Could Your Pit be a Therapy Dog?

April 3, 2012  

Find out if your dog has what it takes to be a certified therapy pet

By Micaela Myers

I knew Omega would make a great therapy dog the first time I met her at a Pit Bull Rescue San Diego adoption event. She was on the sidewalk outside a pet store – with the chaos of dogs and people all around – and she only wanted one thing: to cuddle. She was 3 years old and had been picked up by animal control on the streets. X-rays revealed pieces of buckshot lodged in her hind end, and she had clearly given birth to several litters of puppies. While the details of her past were a mystery, her loving temperament was perfectly clear.

After adopting her, we completed a basic obedience course and then enrolled in a therapy dog class, which prepared us for the Love on a Leash evaluation test. She passed with flying colors and began her 10 hours of supervised work, visiting seniors and Alzheimer’s patients in nursing homes. Omega is now a certified therapy dog and also passed her Canine Good Citizen test.

Since then I’ve met several pit bull therapy dogs. Not only is therapy work rewarding, it’s also an excellent way to help change people’s perceptions about pit bulls.

Therapy dogs work in a number of capacities: visiting hospitals, nursing homes, special education classrooms, libraries and hospice patients. Handlers can decide which type of visits are best suited to them and their dogs, and can volunteer as many hours or as few as they have time for.

Temperament & Training

Does your dog have what it takes to be a therapy pet? First, consider his temperament. Therapy dogs must love people of all sizes, shapes, ages and colors. They must be confident and calm. A good therapy pet won’t be easily frightened by new sites and sounds or by sudden movements, and will not be overly excitable in new environments. And because therapy dogs often go on visits in groups or encounter other animals on visits, they should not be aggressive toward other animals, especially other dogs.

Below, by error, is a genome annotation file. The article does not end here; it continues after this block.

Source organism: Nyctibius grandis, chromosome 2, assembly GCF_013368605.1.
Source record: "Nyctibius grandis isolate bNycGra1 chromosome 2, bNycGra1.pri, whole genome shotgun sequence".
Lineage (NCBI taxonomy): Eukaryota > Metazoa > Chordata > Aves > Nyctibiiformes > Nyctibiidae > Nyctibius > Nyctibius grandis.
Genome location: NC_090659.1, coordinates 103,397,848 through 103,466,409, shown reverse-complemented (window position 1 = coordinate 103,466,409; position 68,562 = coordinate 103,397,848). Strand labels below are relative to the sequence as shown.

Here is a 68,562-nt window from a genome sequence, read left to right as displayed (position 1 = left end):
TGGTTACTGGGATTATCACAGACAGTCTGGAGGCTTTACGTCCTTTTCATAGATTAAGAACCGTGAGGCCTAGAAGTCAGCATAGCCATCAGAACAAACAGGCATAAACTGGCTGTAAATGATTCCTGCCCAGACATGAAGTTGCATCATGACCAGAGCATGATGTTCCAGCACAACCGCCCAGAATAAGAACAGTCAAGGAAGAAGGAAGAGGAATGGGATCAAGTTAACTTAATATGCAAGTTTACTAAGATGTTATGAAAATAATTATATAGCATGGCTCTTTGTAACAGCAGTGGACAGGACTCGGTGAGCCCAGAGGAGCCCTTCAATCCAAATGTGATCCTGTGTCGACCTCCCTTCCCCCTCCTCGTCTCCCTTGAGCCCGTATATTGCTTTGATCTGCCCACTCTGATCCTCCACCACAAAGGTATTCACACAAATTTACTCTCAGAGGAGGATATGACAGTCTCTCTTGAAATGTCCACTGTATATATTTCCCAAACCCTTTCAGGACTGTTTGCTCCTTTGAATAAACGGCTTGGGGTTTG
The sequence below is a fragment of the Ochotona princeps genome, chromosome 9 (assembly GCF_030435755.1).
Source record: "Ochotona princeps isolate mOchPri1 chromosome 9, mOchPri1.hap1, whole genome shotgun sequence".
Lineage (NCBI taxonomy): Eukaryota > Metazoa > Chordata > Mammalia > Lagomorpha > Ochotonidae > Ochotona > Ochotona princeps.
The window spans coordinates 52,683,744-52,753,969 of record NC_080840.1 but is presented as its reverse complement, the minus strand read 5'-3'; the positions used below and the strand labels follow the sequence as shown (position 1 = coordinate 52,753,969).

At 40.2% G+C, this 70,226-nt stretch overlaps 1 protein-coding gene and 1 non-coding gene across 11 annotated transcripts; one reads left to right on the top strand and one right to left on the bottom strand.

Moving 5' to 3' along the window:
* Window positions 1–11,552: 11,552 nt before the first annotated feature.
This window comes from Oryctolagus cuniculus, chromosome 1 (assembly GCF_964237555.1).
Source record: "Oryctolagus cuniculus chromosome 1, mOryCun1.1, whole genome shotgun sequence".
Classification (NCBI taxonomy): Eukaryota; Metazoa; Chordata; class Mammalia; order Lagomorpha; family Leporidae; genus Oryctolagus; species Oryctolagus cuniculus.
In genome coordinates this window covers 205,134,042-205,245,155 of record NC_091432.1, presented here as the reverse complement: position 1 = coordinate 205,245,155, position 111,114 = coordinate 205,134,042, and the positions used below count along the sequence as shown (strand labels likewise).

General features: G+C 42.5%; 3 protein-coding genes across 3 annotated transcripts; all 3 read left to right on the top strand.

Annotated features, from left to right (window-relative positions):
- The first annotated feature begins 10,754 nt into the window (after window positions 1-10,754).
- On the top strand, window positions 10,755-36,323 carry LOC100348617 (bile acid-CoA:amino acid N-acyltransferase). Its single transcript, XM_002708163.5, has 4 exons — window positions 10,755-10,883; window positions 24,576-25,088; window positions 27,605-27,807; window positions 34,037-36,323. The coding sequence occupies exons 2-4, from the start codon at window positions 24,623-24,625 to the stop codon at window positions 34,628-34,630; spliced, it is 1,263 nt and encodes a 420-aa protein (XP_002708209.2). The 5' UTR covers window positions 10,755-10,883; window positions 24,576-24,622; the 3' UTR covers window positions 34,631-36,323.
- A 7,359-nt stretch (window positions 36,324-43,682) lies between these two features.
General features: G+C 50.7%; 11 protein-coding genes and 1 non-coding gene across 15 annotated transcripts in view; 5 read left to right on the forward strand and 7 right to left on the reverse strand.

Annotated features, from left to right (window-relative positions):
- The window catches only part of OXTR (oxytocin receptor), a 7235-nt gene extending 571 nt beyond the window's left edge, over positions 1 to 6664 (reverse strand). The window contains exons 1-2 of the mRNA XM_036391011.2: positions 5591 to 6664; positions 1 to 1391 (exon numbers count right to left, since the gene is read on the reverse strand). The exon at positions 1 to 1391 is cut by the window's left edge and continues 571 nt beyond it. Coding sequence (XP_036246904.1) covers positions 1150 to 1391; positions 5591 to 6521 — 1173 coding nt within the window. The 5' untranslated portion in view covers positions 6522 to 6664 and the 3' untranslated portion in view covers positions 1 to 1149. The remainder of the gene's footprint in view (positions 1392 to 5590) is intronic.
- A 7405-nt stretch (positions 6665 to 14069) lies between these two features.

If your dog has the right temperament, the next thing to consider is his training. Therapy dogs need to be housetrained and know basic obedience, such as walking calmly on leash, and obeying sit, down and stay commands. After passing a basic obedience course, classes especially for therapy dogs can help them learn specialty commands, such as paws up (for placing paws up on the side of a wheelchair or chair) and crawl for crawling up to a patient in a bed.

Choosing a Group

There are many organizations that certify therapy pets. See the links below to learn more. In addition to these national groups, there may be local groups in your area.

Find out what groups are active in your area, then ask where they visit and how often. Once you’ve chosen a group that matches your interests and area, find out their rules for becoming certified. Every group has different requirements.

Many therapy pet organizations will require that your dog pass the CGC test as well as an evaluation administered by one of their representatives. Some groups will also require that you complete a set number of supervised hours.